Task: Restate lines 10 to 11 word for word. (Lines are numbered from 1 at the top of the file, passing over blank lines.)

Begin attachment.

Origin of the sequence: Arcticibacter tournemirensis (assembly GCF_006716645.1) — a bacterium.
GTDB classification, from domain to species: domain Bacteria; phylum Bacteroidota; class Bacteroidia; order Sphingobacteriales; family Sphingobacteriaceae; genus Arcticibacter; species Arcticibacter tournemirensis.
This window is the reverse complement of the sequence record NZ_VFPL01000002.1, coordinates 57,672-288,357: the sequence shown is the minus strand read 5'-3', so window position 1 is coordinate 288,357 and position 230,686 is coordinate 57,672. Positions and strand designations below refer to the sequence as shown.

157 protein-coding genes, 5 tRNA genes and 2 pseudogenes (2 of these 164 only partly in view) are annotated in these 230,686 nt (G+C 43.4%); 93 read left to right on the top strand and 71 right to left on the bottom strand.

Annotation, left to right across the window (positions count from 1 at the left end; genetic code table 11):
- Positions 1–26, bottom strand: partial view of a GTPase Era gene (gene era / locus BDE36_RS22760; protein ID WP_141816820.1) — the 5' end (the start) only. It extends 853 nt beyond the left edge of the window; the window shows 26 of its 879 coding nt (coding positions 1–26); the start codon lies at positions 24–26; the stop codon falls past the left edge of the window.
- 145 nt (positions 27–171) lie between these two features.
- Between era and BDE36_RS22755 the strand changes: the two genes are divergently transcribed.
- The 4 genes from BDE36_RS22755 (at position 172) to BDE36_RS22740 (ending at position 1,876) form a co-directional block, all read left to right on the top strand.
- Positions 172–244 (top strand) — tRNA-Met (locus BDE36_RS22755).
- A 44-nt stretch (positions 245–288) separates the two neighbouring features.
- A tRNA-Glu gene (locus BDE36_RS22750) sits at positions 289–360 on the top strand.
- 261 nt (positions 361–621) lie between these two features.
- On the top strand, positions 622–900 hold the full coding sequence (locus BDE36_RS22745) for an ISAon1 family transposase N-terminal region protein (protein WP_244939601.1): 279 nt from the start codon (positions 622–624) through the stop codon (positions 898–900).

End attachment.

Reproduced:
- Positions 172–244 (top strand) — tRNA-Met (locus BDE36_RS22755).
- A 44-nt stretch (positions 245–288) separates the two neighbouring features.